The Ultimate Guide for Paris’s Best Macarons
What do you get when you sandwich sweet ganache, jelly or buttercream filling between two crispy egg white, sugar and vanilla biscuits? The famous French macaron! You might be familiar with the North American macaroon, but this delicacy is completely different. An absolute must-try for anyone with a sweet tooth.
The macaron is a piece of art and, although the ingredients sound simple, creating the perfect texture is no easy feat. The shell has to be subtly crunchy, giving way to the creamy filling. Flavors range from traditional pistachio, chocolate and rose to creative combinations such as coriander and mango, absinthe and even foie gras!
The French are very demanding about their macarons – and why shouldn’t they be? Keeping the quality high is what gives the macaron its reputation. So, don’t let yourself be disappointed by a below-par dessert, and put these mouth-watering bakeries and tea rooms on your Paris to-do list. In fact, it would be best to treat yourself to macarons on March 20th, the day of the macaron! Le Jour du Macaron began in Paris with Pierre Hermé and now has numerous cities participating. What makes this day special is that for every donation made to the chosen charity of the year, a macaron is offered for free. Last year more than €50,000 was raised!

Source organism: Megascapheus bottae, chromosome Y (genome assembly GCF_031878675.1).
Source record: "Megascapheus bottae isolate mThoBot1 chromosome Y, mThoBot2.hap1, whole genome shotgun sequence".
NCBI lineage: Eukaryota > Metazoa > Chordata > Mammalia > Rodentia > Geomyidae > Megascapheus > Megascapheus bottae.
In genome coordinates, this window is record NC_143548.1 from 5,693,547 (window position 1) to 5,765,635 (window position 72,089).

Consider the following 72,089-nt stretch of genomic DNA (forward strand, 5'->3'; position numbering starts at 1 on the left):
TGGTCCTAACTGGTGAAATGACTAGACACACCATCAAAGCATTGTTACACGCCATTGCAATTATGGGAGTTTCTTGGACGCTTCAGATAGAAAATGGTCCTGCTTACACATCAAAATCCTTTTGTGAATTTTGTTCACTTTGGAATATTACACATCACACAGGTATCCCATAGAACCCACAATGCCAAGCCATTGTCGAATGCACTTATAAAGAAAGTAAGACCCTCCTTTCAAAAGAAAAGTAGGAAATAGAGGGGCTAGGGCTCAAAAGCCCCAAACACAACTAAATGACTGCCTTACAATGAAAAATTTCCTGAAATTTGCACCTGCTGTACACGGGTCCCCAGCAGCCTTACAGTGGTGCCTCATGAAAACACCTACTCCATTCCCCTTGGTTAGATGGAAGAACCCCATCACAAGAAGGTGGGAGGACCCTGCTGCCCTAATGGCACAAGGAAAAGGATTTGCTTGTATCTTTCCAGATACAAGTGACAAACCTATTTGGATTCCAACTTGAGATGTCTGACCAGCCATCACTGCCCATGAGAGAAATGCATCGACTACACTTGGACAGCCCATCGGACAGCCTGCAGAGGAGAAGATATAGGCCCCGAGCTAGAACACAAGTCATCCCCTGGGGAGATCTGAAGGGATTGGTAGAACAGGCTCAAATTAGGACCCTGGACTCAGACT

Let’s get the elephant out of the room and start with the grand-daddy of all pâtisseries, Ladurée, which is on a not-so-stealth mission to take over the world. It has a cult following but, predictably, there are many who say that it’s over-rated. You’ll just have to go, queue, and judge for yourself!
The Parisian’s favorite pâtisserie, Pierre Hermé is the go-to tea shop for those who find Ladurée over-commercialized. Famous for their unusual combinations such as white truffle, and the picture-perfect rose with raspberries, you’ll understand why there’s always a line outside…
Known predominantly as a chocolatier, Jean-Paul Hévin also makes delicious macarons. Combine both specialities and try the chocolate flavor for sugary heaven.
The more experimental among you – and those who prefer less sweet flavors – absolutely have to visit Sadaharu Aoki for their Japanese-fusion macarons. A favorite is matcha (green tea) but we’ve heard that black sesame is excellent too. As for the wasabi macaron, well, you tell us!
Hugo et Victor
The general concensus is that Hugo and Victor’s macarons are more subtle than those of other pâtisseries. For some, this means a lack of flavor, for others it’s a nice break from the typical super-sweet macarons. Try the combawa, or kiffir lime, flavor. Just so you know, photography is not allowed in the store.
Sign up for our Macaron Baking Class and learn how to make macarons on your own. Our limited group size allows one-on-one assistance from your professional instructor: you will learn how to confidently whip up Italian meringue, add in colorant correctly, learn piping techniques for perfect shells, and create several delicious fillings.
Consumed a few too many macarons on your adventure to find the crème de la crème? Burn those calories into sugar dust and come on a Paris Day Bike Tour around the “City of Light”.